In 1974, Ned Maddrell died. He lived on the Isle of Man and was the last native speaker of the Manx language. But anyone who thinks that the language has disappeared from the globe forever along with its last speaker is barking up the wrong tree. Because unlike most endangered languages, Manx is making a remarkable comeback.
Ned Maddrell, once the last native speaker of Manx image source
Manx is a Gaelic language and was spoken by virtually the entire population of the Isle of Man until the 18th century. It was brought to the island by Irish traders and monks in the fourth and fifth centuries as part of the Christianisation process, where it displaced the previously dominant Brythonic. It is interesting to note that Manx was spoken exclusively for a long time. Either English or Latin was used for written communication. The first written record of Manx dates from 1610 and is a translation of the Book of Common Prayer.
In the 19th century, first the English elite and then the working class began to discover the Isle of Man as a holiday destination. As a result, tourism became the island's most important industry. In order to get a piece of the pie, it was necessary for the inhabitants of the Isle of Man to learn English. Similar to Franco-Provençal, Manx was soon considered backward and associated with poverty. Thus there is a well-known saying which goes as follows: Cha jean oo cosney ping lesh y Ghailck, meaning "You won't make a penny in Manx." The decline of Manx progressed inexorably. In 1901, only 9.1% of the population claimed to be able to speak Manx. Another 40 years later, there were just 20 native speakers. When the last native speaker, Ned Maddrell, died at the end of 1972, it seemed that the last hour had also struck for Manx.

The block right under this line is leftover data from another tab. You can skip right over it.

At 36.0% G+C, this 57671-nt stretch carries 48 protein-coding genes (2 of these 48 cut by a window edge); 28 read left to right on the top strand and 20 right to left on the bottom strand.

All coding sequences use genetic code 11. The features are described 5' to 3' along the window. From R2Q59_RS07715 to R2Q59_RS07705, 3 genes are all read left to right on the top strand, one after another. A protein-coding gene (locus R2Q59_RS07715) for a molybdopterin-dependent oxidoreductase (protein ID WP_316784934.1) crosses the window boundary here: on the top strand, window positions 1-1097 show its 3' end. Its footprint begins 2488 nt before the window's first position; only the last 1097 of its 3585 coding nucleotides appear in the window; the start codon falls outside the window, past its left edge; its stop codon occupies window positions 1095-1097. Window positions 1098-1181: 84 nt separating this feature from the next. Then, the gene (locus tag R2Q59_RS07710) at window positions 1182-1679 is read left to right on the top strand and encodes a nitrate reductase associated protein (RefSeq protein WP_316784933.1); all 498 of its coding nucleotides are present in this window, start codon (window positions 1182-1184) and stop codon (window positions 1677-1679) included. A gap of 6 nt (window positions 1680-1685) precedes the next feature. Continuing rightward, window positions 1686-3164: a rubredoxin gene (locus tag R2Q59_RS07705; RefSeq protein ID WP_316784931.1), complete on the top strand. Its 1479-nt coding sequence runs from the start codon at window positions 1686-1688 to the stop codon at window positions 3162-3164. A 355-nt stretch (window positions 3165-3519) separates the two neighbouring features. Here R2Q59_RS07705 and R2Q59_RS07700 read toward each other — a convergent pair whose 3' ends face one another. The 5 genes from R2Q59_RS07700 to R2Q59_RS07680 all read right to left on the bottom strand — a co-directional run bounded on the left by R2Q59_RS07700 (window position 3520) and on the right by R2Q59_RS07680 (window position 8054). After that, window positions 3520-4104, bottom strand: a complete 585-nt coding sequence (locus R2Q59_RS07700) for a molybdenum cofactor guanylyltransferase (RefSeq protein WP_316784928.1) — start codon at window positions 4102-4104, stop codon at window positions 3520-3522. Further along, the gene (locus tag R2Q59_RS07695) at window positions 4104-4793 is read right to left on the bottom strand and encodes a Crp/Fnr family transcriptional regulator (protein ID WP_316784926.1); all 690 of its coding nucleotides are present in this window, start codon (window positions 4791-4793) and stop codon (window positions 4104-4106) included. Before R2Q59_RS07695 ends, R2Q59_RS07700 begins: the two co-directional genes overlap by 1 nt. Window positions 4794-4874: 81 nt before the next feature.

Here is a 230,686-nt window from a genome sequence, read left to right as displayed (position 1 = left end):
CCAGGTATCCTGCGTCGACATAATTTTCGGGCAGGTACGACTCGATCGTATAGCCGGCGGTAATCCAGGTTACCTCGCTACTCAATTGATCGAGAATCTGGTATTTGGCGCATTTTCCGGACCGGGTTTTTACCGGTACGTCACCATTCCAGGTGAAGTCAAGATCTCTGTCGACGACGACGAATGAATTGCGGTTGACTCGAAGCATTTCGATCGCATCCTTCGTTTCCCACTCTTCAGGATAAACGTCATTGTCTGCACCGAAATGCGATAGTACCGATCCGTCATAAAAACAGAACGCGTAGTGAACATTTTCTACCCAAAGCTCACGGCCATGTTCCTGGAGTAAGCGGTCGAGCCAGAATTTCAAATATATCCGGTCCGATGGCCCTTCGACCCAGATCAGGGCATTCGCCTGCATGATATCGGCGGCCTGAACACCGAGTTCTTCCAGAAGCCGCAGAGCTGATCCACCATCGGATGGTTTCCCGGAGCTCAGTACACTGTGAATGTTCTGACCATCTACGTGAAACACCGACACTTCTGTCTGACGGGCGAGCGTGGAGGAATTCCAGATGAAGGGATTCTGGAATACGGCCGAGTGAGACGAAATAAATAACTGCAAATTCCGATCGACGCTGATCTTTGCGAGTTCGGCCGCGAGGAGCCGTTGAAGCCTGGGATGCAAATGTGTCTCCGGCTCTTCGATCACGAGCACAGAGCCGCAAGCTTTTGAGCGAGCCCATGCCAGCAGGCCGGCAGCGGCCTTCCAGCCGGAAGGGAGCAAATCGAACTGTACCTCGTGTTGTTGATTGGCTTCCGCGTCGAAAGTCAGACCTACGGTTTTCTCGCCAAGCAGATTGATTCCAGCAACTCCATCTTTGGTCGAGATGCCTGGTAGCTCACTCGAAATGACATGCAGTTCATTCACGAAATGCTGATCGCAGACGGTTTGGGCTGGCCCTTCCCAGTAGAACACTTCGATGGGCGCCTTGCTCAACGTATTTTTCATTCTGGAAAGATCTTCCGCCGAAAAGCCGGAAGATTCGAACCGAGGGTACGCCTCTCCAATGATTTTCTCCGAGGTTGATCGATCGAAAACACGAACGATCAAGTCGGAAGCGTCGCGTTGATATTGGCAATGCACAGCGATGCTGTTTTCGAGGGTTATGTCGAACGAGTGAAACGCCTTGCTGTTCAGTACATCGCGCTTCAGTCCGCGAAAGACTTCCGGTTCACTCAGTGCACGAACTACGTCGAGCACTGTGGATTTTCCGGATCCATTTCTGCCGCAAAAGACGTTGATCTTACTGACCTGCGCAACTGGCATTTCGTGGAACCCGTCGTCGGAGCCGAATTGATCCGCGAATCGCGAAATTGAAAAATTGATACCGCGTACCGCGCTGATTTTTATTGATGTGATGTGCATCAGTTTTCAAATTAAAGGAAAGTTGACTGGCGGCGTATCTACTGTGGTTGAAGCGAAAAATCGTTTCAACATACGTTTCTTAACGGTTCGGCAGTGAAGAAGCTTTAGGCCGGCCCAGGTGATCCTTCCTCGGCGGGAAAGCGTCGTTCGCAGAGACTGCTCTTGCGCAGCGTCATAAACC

But even though most of the inhabitants had a negative attitude towards Manx, there were still some people who vehemently fought for the preservation of the language. Special mention should be made of Brian Stowell, without whom the revival of Manx might never have happened. A resident of the Isle of Man himself, he learned Manx after reading a newspaper article by Doug Fargher bemoaning the decline of his language. He networked with Doug and joined Yn Çheshaght Ghailckagh (The Manx Gaelic Society), where he recorded audio of the remaining Manx speakers, for example. He later transferred an Irish language course to Manx, translated books such as Alice in Wonderland (Contoyrtyssyn Ealish ayns Çheer ny Yindyssyn) and even wrote his own novel in Manx: Dunveryssyn yn Tooder-Folley (The Vampire Killers).
It is thanks to him and many other players that there has been a veritable revival of Manx on the Isle of Man. Since 1992, for example, there has been a school where Manx is the language of instruction and there are now about 50 native speakers again.
This is what Manx sounds like:
Moghrey mie (MORR-a MY) - Good morning
Fastyr mie (FASS-ter MY) - Good afternoon / Good evening
Oie vie (ee-VY) - Goodnight
Kys t'ou? (kiss-TOW) - How are you?
Mie dy liooar (MY-tha-L'YOOR) - Well enough
Castreycair (KASS-tra-care) - Middlin
Goll as gaccan (gull as GAG un) - Goin' 'n' grumblin'
Gura mie ayd (gurr-a-MY-edd) - Thank you
Slane lhiat (slenn-L'YATT) - Goodbye
Hee'm oo (HEE-m oo) - I'll see you